I started my own design company Bright Thought Design basically a one man show. As I have been growing my business I took the same route as you and have two remote part-time jobs as well. I do some development work for a design company in another state and I work doing development work for a Canadian based company with employees from all over the world. Everything you said about learning new ways of doing things and new apps, plugins, and software is definitely the experience that I am having working with so many different people.

    • Hey Erik,

      Sounds cool! Sometimes it’s a “I should totally do that!” learning experience and sometimes it’s a “I don’t think that’d work for me.” experience, but both are highly worth it!

      Thanks for sharing!

  4. I have a question about how you adjusted your expected income/pay rate. I have been approached for part-time jobs before but I don’t know how much of a discount from my normal goal hourly rate as a freelancer there should be vs. what is a proper rate for part-time work so that both my employer and I are satisfied. For example, if I make $50/hr freelance, should I shoot for $25/hr part-time or $30? $40? (doing the same type of work)

    • Hey Lauren,

      Actually, it wasn’t me who set the pay rate for either of my jobs, but I did have to determine if the rate they wanted to pay me at was worth it to me.

      I don’t know that there’s a formula per-se, but you do have to factor in that they’re doing all the work finding clients, handling project management, communicating, etc. and you’re doing the actual design work only, so more people want a bite of the pie.

      As a subcontractor, though, I charge my full rate.

      Neither of my part-time jobs could afford to pay me that, though, and both of my jobs are less “technical” if you will than graphic and web design/development. Plus they’re both start-ups, so there’s potential for growth, and I try to stay abreast of how they think I’m doing + how well the companies are doing so I know when to feel comfortable asking for a raise. 🙂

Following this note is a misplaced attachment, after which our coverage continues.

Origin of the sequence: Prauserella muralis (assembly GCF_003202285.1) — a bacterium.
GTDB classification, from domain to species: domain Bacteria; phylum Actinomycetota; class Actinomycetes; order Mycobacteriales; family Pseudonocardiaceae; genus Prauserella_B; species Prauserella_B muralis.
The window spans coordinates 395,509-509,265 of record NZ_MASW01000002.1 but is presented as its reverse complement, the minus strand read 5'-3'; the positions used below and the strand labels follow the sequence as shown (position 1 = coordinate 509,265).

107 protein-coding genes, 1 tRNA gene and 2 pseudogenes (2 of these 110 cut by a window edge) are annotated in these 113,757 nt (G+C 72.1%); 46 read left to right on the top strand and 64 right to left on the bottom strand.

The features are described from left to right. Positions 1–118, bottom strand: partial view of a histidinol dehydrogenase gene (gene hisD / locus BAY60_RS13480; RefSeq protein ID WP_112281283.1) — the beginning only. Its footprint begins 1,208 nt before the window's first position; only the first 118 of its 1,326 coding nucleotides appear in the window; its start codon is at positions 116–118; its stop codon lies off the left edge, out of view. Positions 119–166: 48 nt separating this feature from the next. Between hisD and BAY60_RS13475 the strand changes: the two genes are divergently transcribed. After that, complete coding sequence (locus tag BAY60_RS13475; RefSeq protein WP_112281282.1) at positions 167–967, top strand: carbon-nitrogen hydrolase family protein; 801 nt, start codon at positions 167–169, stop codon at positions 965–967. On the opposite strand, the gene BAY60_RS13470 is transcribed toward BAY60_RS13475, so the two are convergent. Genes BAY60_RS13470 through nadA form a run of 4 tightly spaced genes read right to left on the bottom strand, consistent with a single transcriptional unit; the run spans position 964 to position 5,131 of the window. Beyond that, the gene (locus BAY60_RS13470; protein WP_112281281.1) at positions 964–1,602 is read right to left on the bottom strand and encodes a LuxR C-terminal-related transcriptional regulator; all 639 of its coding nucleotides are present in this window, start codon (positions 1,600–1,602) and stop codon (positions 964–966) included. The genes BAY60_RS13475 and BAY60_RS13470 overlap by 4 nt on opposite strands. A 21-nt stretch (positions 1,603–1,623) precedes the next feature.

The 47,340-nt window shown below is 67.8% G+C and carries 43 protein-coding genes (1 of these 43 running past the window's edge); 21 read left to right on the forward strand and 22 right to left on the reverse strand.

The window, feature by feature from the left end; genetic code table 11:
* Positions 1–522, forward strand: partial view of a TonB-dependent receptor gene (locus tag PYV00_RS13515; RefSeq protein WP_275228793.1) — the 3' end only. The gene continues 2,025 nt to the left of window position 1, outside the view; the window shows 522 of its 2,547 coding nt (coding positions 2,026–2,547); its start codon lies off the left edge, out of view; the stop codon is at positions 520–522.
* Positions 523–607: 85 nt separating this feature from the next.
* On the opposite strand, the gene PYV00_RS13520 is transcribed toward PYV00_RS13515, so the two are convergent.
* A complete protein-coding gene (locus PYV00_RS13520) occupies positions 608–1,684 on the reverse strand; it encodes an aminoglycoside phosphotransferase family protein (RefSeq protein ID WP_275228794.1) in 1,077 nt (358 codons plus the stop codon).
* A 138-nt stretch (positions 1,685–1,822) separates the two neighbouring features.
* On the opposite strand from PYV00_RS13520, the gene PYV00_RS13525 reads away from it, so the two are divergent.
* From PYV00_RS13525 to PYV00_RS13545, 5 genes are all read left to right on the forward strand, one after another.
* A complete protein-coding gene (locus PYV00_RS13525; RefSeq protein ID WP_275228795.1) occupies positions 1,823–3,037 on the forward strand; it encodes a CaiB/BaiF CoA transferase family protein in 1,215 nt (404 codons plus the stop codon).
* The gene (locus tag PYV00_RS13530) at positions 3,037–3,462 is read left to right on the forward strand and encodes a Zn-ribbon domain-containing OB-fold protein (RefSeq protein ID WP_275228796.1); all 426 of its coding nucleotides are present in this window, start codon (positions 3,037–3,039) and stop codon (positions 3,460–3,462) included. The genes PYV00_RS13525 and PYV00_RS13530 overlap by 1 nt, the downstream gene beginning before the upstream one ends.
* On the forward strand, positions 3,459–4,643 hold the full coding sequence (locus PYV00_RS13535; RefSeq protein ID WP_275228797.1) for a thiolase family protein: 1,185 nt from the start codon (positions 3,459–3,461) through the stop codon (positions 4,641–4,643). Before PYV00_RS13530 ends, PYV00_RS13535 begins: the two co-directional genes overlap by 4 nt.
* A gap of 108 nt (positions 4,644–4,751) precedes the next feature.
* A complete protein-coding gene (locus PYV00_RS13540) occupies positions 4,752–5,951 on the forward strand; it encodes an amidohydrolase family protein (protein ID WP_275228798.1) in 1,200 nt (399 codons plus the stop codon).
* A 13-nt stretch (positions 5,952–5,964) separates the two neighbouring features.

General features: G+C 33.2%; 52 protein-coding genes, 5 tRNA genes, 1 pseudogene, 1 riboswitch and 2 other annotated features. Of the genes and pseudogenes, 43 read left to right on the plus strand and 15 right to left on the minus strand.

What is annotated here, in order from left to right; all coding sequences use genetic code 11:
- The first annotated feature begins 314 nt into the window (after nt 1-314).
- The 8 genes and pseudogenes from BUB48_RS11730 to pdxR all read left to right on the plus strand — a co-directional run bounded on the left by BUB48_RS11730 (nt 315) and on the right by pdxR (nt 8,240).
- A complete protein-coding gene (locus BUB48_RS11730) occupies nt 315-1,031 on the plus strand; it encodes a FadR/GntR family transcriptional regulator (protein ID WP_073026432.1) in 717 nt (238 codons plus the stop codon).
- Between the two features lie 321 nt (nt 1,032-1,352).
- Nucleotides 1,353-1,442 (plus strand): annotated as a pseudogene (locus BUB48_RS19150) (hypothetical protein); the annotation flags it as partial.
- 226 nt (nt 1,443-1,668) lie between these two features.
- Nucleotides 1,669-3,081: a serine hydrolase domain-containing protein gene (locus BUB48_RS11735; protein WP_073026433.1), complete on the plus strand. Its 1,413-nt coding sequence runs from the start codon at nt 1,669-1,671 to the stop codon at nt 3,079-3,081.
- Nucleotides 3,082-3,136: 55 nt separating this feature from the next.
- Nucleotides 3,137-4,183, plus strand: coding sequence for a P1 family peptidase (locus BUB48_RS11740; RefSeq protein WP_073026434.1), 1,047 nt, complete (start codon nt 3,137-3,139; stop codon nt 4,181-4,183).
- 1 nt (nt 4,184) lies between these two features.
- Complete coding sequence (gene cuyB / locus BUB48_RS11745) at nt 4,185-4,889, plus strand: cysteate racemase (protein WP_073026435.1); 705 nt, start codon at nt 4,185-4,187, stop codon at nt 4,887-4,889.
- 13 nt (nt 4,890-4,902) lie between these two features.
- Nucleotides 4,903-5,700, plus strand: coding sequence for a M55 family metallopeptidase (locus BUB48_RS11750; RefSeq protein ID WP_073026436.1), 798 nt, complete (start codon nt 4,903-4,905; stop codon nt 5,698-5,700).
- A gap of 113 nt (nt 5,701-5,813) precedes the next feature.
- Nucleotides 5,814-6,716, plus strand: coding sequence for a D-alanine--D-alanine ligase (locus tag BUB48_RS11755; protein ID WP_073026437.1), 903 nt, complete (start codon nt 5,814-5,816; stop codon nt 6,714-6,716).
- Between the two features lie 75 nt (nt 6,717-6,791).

I know that’s not a direct answer, but I hope it helps! Maybe someone else has a more logical, formulaic response (that I’d love to hear, too)!

  5. Lou Levit says:

    Firstly, you’re definitely not a nobody!! 🙂

    Secondly, this article brought a tear to my eye, as you know by now I’m a pretty emotional person lol.

    We are so happy and blessed to have you as part of our team! All the tips and lessons in this article are really awesome and enlightening. Thanks so much for sharing your experience!

    • Awwww, thanks, Lou! 🙂 I’m really thrilled to have teamed up with you guys. I never expected it to enhance my work and my life like it has.

  6. This was a great read!
    I started my own graphic design company almost a year ago. I also moonlight 3 nights a week as a chef at a local cafe.

    Graphic design was not my first passion, culinary arts was. But since I have been a graphic designer, I have had many clients express how the culinary arts and graphic design work hand in hand. Attention to detail and having to be creative in both, the last 10 months have been quite an adventure.